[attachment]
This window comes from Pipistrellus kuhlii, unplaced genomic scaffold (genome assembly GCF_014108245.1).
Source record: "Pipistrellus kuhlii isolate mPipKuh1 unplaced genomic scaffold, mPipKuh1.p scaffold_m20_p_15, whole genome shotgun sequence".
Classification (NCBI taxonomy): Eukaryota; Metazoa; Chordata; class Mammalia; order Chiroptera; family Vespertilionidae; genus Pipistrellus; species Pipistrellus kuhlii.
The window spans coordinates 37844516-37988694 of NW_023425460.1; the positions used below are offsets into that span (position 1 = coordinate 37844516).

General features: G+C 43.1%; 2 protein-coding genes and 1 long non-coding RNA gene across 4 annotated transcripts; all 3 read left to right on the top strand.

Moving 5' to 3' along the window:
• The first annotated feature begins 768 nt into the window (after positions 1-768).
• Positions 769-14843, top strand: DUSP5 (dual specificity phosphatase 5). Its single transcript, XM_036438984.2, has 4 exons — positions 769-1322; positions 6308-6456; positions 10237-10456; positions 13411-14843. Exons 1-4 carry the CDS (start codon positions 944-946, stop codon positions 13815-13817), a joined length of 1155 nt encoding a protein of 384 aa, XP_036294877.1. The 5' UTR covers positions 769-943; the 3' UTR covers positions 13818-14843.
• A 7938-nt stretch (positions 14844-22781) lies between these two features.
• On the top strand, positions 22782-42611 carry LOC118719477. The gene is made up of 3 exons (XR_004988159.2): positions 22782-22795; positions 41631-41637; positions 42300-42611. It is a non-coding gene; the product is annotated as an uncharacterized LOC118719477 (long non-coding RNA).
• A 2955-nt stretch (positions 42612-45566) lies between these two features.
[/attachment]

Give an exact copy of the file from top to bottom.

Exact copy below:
This window comes from Pipistrellus kuhlii, unplaced genomic scaffold (genome assembly GCF_014108245.1).
Source record: "Pipistrellus kuhlii isolate mPipKuh1 unplaced genomic scaffold, mPipKuh1.p scaffold_m20_p_15, whole genome shotgun sequence".
Classification (NCBI taxonomy): Eukaryota; Metazoa; Chordata; class Mammalia; order Chiroptera; family Vespertilionidae; genus Pipistrellus; species Pipistrellus kuhlii.
The window spans coordinates 37844516-37988694 of NW_023425460.1; the positions used below are offsets into that span (position 1 = coordinate 37844516).

General features: G+C 43.1%; 2 protein-coding genes and 1 long non-coding RNA gene across 4 annotated transcripts; all 3 read left to right on the top strand.

Moving 5' to 3' along the window:
• The first annotated feature begins 768 nt into the window (after positions 1-768).
• Positions 769-14843, top strand: DUSP5 (dual specificity phosphatase 5). Its single transcript, XM_036438984.2, has 4 exons — positions 769-1322; positions 6308-6456; positions 10237-10456; positions 13411-14843. Exons 1-4 carry the CDS (start codon positions 944-946, stop codon positions 13815-13817), a joined length of 1155 nt encoding a protein of 384 aa, XP_036294877.1. The 5' UTR covers positions 769-943; the 3' UTR covers positions 13818-14843.
• A 7938-nt stretch (positions 14844-22781) lies between these two features.
• On the top strand, positions 22782-42611 carry LOC118719477. The gene is made up of 3 exons (XR_004988159.2): positions 22782-22795; positions 41631-41637; positions 42300-42611. It is a non-coding gene; the product is annotated as an uncharacterized LOC118719477 (long non-coding RNA).
• A 2955-nt stretch (positions 42612-45566) lies between these two features.